In the end, Laura fails to convince Congress to purchase the Hawkins land. She kills her married lover but is found not guilty of the crime, with the help of a sympathetic jury and a clever lawyer. However, after a failed attempt to pursue a career on the lecture circuit, her spirit is broken, and she dies regretting her fall from innocence. Washington Hawkins, the eldest son, who has drifted through life on his father's early promise that he would be "one of the richest men in the world", finally gives up the family's ownership of the still-unimproved land parcel when he cannot afford to pay its $180 of taxes. He also appears ready to overcome his passivity: "The spell is broken, the life-long curse is ended!" Philip, drawing upon his engineering skills, discovers coal on Mr. Bolton's land, wins Ruth Bolton's heart and appears destined to enjoy a prosperous and conventionally happy marriage. Henry and Sellers, presumably, will continue to live daily by their wits while others pay their bills.
The theme of the novel is that the lust for getting rich through land speculation pervades society, illustrated by the Hawkinses as well as Ruth's well-educated father, who nevertheless cannot resist becoming enmeshed in self-evidently dubious money-making schemes.
The book does not touch upon other themes now associated with the "Gilded Age", such as industrialization, monopolies, and the corruption of urban political machines.
Charles Dudley Warner, a writer and editor, was a neighbor and good friend of Mark Twain in Hartford, Connecticut. According to Twain's biographer, Albert Bigelow Paine, their wives challenged Twain and Warner at dinner to write a better novel than what they were used to reading. Twain wrote the first 11 chapters, followed by 12 chapters written by Warner. Most of the remaining chapters were also written by only one of them, but the concluding chapters were attributed to joint authorship. The entire novel was completed between February and April 1873.
Contemporary critics, while praising its humor and satire, did not consider the collaboration a success because the independent stories written by each author did not mesh well. A review published in 1874 compared the novel to a badly mixed salad dressing, in which "the ingredients are capital, the use of them faulty."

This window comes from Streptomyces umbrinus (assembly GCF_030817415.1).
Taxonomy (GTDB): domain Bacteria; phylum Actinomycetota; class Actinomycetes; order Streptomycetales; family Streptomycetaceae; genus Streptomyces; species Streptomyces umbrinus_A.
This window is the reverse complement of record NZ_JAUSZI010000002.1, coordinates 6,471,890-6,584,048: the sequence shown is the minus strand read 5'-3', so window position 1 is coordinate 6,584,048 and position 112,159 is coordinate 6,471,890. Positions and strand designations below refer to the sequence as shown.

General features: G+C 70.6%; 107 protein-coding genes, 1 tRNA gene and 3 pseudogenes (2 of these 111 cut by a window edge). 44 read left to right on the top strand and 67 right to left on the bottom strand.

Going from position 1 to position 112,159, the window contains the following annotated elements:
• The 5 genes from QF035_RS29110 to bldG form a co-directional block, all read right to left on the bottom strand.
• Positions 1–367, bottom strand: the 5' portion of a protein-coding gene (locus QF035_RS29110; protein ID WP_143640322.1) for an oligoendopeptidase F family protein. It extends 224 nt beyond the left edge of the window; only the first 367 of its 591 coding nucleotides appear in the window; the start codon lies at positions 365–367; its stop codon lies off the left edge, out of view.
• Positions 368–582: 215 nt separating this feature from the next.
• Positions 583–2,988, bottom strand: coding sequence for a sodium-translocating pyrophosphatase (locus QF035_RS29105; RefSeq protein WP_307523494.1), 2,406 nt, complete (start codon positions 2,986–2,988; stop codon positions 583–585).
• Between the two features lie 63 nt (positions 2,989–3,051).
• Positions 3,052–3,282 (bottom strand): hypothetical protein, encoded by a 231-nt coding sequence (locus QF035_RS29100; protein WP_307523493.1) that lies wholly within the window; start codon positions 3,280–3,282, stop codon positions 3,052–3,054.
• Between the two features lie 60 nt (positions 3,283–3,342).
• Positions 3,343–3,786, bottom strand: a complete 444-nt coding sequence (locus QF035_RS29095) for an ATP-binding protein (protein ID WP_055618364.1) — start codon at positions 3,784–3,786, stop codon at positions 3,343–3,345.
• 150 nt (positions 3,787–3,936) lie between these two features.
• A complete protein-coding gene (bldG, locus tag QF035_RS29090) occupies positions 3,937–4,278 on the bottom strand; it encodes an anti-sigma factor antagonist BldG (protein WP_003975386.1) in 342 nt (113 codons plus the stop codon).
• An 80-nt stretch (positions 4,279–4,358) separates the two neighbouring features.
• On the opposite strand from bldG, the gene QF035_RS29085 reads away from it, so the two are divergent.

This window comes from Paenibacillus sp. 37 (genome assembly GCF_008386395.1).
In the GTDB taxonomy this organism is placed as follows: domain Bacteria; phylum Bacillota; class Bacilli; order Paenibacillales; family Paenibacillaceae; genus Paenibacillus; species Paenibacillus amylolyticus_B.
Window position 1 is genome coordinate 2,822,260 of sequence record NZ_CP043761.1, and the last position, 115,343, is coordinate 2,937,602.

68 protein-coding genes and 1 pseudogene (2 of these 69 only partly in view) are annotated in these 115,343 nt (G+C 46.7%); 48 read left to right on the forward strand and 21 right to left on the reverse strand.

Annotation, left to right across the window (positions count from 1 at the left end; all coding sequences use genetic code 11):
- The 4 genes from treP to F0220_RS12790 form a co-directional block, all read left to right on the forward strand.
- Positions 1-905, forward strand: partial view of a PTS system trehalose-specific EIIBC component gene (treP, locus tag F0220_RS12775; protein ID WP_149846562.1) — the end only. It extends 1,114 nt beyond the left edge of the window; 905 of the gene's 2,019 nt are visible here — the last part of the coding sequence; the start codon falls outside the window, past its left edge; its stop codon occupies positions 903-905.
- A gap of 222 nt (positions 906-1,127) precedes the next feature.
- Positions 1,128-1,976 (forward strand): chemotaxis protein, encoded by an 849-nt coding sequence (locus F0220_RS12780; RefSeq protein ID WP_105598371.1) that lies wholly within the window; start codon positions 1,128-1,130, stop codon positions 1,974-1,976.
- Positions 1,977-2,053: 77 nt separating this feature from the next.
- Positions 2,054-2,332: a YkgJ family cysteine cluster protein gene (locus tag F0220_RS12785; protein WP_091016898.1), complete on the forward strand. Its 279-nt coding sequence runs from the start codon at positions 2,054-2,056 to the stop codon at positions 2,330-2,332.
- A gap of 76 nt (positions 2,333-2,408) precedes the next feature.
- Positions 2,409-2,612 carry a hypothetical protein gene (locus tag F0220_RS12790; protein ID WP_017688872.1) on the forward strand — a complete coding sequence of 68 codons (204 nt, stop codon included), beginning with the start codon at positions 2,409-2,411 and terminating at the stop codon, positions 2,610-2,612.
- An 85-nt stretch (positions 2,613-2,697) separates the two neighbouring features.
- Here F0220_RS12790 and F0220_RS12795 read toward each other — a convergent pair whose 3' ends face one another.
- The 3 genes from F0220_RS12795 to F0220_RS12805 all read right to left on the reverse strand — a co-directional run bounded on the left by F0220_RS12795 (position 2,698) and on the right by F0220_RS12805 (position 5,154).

Literary significance and criticismEdit
The term Gilded Age, commonly given to the era, comes from the title of this book. Twain and Warner got the name from William Shakespeare's King John (1595): "To gild refined gold, to paint the lily... is wasteful and ridiculous excess." (Act IV, scene 2) Gilding gold, which would be to put gold on top of gold, is excessive and wasteful, characteristics of the age Twain and Warner wrote about in their novel. Another interpretation of the title, of course, is the contrast between an ideal "Golden Age" and a less worthy "Gilded Age", as gilding is only a thin layer of gold over baser metal, so the title now takes on a pejorative meaning as to the novel's time, events and people.
Playwright and screenwriter David Mamet, speaking of his book Bambi Meets Godzilla: On the Nature, Purpose and Practice of the Movie Business, used The Gilded Age as a metaphor for Hollywood. On an NPR call-in show, Mamet drew comparisons between the Hawkins family's 40-year quest to win funding for a dam in their hometown and the plight of a young filmmaker trying to sell a script in the unforgiving studio system.
- Keillor, Garrison (December 16, 2010). "Mark Twain's Riverboat Ramblings". The New York Times. Archived from the original on August 12, 2020. Retrieved 2010-12-18.
- Budd, Louis J. Mark Twain: The Contemporary Reviews. Cambridge UP, 2011 p.130
- Transcript, Talk of the Nation discussion with Neal Conan, host, and "Keith ... from Buffalo, NY", February 12, 2007. Retrieved 2010-12-18.